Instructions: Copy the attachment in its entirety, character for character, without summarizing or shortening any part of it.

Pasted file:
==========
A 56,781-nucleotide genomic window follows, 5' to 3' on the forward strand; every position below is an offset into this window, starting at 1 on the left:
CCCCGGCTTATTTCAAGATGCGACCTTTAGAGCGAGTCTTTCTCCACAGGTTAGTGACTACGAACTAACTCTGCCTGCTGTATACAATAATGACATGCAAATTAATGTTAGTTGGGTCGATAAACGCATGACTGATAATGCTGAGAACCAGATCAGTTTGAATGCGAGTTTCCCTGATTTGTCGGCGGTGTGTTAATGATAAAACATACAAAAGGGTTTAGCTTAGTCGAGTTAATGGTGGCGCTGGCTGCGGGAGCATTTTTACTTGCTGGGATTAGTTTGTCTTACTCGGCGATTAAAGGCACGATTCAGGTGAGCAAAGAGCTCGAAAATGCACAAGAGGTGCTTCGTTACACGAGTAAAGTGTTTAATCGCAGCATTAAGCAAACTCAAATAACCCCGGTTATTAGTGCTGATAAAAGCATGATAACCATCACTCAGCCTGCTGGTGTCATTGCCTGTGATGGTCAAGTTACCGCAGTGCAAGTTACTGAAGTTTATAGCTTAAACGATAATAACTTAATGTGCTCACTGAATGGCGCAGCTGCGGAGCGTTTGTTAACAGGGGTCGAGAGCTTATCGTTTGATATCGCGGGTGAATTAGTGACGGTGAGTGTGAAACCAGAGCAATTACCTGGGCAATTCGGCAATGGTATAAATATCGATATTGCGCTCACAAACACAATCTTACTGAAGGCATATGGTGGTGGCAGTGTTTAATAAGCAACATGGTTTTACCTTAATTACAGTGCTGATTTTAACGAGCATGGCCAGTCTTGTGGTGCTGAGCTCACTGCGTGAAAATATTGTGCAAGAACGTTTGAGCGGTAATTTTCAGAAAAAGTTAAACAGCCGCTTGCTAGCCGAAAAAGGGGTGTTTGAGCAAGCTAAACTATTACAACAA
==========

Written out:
A 56,781-nucleotide genomic window follows, 5' to 3' on the forward strand; every position below is an offset into this window, starting at 1 on the left:
CCCCGGCTTATTTCAAGATGCGACCTTTAGAGCGAGTCTTTCTCCACAGGTTAGTGACTACGAACTAACTCTGCCTGCTGTATACAATAATGACATGCAAATTAATGTTAGTTGGGTCGATAAACGCATGACTGATAATGCTGAGAACCAGATCAGTTTGAATGCGAGTTTCCCTGATTTGTCGGCGGTGTGTTAATGATAAAACATACAAAAGGGTTTAGCTTAGTCGAGTTAATGGTGGCGCTGGCTGCGGGAGCATTTTTACTTGCTGGGATTAGTTTGTCTTACTCGGCGATTAAAGGCACGATTCAGGTGAGCAAAGAGCTCGAAAATGCACAAGAGGTGCTTCGTTACACGAGTAAAGTGTTTAATCGCAGCATTAAGCAAACTCAAATAACCCCGGTTATTAGTGCTGATAAAAGCATGATAACCATCACTCAGCCTGCTGGTGTCATTGCCTGTGATGGTCAAGTTACCGCAGTGCAAGTTACTGAAGTTTATAGCTTAAACGATAATAACTTAATGTGCTCACTGAATGGCGCAGCTGCGGAGCGTTTGTTAACAGGGGTCGAGAGCTTATCGTTTGATATCGCGGGTGAATTAGTGACGGTGAGTGTGAAACCAGAGCAATTACCTGGGCAATTCGGCAATGGTATAAATATCGATATTGCGCTCACAAACACAATCTTACTGAAGGCATATGGTGGTGGCAGTGTTTAATAAGCAACATGGTTTTACCTTAATTACAGTGCTGATTTTAACGAGCATGGCCAGTCTTGTGGTGCTGAGCTCACTGCGTGAAAATATTGTGCAAGAACGTTTGAGCGGTAATTTTCAGAAAAAGTTAAACAGCCGCTTGCTAGCCGAAAAAGGGGTGTTTGAGCAAGCTAAACTATTACAACAA